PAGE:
The after: a definite improvement, no?
Front

To create the bodice, I used this Cynthia Rowley for Simplicity Pattern (1873):

The rest I just winged, creating a gathered tulle circle skirt with a pink silk overlay. The waistband is black velvet—a total splurge, guys. That strip of fabric was, like, $12.

Truthfully, the flimsy silk was probably a poor choice for a dress this structured/tailored. I lined the bodice with a stiffer fabric, which helped—but it still wasn’t ideal.

Back_me
(My mom’s voice also says: “Get your hair out of your face.”)

(Upon further reflection, that actually might be my Grandma Joyce’s voice. Or that of Mrs. Downing, ballet teacher.)

(Probably all of the above.)

Niiiice up the nose shot:
F

Back

Confession: I couldn’t actually decide whether I preferred the skirt simply as tulle, or with the pink silk overlay on top.

SO I sewed the pink skirt and sash together, but did not attach it to the rest of the dress. It’s its own separate, removable piece—it just ties around the waist.

Now I can wear the dress both with and without the overlay. Total design cop-out. Because sometimes decisions are hard.

Without the pink overlay:
!TulleA_double



Thrift Store Couture: Sweater-Sleeve Coat

We’re reaching that time of year when I am absolutely sick of all of the cold weather articles of clothing I own—especially coats. Unfortunately in Chicago, it’ll be coat weather for a few more weeks at least. Time to mix it up a bit.

Lately I’ve been coveting the kind of slouchy, menswear-inspired silhouettes that I’ve seen the occasional blue-line hipster girl wear—like so:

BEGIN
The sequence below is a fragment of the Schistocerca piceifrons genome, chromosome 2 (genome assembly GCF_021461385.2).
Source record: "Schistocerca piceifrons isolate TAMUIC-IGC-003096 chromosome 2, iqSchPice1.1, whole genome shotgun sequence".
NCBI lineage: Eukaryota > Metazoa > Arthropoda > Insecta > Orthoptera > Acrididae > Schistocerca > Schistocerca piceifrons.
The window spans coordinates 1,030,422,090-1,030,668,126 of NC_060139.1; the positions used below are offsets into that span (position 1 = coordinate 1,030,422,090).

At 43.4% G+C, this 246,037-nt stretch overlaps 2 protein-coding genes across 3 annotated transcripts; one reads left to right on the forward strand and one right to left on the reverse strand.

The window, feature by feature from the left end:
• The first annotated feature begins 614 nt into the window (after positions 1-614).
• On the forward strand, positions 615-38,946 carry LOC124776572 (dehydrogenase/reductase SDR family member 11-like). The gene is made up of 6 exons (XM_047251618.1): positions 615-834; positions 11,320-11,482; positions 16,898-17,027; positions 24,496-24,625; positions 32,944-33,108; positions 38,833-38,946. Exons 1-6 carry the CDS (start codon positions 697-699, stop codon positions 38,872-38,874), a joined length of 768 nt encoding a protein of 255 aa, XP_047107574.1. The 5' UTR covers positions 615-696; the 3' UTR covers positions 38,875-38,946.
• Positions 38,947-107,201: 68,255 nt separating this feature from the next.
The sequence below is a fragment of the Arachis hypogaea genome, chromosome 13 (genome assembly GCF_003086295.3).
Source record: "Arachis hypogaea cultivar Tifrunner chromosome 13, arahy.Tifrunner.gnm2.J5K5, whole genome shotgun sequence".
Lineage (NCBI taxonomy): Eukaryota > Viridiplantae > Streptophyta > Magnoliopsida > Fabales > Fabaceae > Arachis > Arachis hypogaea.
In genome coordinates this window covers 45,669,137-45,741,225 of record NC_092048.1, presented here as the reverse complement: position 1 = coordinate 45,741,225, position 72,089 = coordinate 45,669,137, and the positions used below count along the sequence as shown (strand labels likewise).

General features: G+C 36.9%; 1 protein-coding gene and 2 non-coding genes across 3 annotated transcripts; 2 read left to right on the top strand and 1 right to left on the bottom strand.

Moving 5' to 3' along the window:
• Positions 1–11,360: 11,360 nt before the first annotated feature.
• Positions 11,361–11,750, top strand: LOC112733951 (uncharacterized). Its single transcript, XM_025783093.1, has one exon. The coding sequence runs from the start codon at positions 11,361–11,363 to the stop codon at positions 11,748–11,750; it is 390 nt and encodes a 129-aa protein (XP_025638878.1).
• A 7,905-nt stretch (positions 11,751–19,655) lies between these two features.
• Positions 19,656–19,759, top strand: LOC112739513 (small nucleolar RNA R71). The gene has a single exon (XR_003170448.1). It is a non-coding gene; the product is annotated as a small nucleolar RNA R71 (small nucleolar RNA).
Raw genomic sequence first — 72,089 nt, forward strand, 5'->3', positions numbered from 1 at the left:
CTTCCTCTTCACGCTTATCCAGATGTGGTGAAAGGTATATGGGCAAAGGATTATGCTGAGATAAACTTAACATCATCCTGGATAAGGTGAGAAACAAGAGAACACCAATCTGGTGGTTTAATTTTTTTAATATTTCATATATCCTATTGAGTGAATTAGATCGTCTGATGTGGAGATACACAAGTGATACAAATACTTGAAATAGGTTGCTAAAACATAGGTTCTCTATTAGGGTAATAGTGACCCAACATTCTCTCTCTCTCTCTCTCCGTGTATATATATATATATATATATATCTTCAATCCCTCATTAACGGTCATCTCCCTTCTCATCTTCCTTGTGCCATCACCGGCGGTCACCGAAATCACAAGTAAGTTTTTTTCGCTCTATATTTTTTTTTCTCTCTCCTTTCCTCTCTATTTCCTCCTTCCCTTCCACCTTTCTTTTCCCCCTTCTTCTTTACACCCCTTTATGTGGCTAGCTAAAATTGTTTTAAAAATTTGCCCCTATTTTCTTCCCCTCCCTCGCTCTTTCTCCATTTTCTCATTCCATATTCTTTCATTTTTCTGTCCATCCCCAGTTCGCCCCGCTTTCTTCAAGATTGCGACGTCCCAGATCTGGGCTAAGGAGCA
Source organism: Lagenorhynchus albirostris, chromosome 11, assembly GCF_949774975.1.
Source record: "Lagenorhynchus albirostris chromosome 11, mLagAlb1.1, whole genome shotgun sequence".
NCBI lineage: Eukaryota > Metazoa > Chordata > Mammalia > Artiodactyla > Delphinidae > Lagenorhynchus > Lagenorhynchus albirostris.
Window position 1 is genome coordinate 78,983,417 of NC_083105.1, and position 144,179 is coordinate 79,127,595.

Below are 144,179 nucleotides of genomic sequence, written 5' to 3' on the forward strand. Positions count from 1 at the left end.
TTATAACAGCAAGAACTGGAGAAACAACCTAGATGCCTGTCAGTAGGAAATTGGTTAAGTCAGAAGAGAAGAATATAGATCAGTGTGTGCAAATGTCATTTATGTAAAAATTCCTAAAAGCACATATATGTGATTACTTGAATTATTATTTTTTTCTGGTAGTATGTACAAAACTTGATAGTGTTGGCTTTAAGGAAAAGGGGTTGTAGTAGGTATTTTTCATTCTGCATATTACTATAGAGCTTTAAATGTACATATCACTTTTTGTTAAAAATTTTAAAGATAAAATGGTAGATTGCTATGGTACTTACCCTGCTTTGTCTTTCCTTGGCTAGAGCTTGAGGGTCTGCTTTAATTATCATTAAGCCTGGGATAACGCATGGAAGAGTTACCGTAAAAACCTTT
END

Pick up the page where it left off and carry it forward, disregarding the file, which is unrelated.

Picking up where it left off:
slouchy coats

Clockwise from left: Philip Lim sweater sleeve maxi coat, Asos textured blazer coat, Asos vest in longline, To Be Adored coat, Clariana fleck wool drape coat by Theory

But the last thing I want to do in April is spend a bunch of moolah on a coat. My solution? Try to find this 90s-reminiscent silhouette at a thrift store.

I forgot to take a picture of the jacket before ripping the sleeves off the jacket—but you get the idea

I forgot to take a picture of the jacket before ripping the sleeves off—but you get the idea

I loved this coat (left)—it was less than $10 at Salvos—but it was slightly too big through the shoulders. Since I was going to take it apart anyway to work on the fit, I decided to Frankenstein it with a sweater (right).

Pattern pinned to coar

I used an old coat pattern that WAS my size as a rough guide for re-cutting the armholes.

I stitched the sweater sleeves to the coat—lining and all. So no, I didn’t really fix the lining the way I’m sure you’re supposed to. Instead I just made my own binding out of some ribbon to cover the raw edges.

Jacket Lining

You can see the raw edges on the wearer’s left armhole; the right armhole is finished.

Finished.

Finished.

sweater sleeve coat

Unknown-6

I wore this outfit to a jazz club with some friends—one of them told me I looked very Ralph Lauren, and another likened me to Katharine Hepburn. Not quite the look I was going for, but I’ll still take it!

Unknown-7

Thrift Store Couture: Green Silk Dress

When I spotted this green silk dress at a thrift store for $7.99, I couldn’t pass it up, even though it was a few sizes too big. The style was also a little bridesmaidy, and only really flattering on ladies with a bustline (not me). So rather than simply take it in, I decided to try to rework it a bit.

DSCN3963combo

I couldn’t help but be a little inspired by Keira Knightley’s iconic green dress in Atonement. I decided to go for a vintage 20s/30s feel with a drop waist.

0289717f37284dfd477d038da93372
0ef64ffcdc4302641730d822e7ba11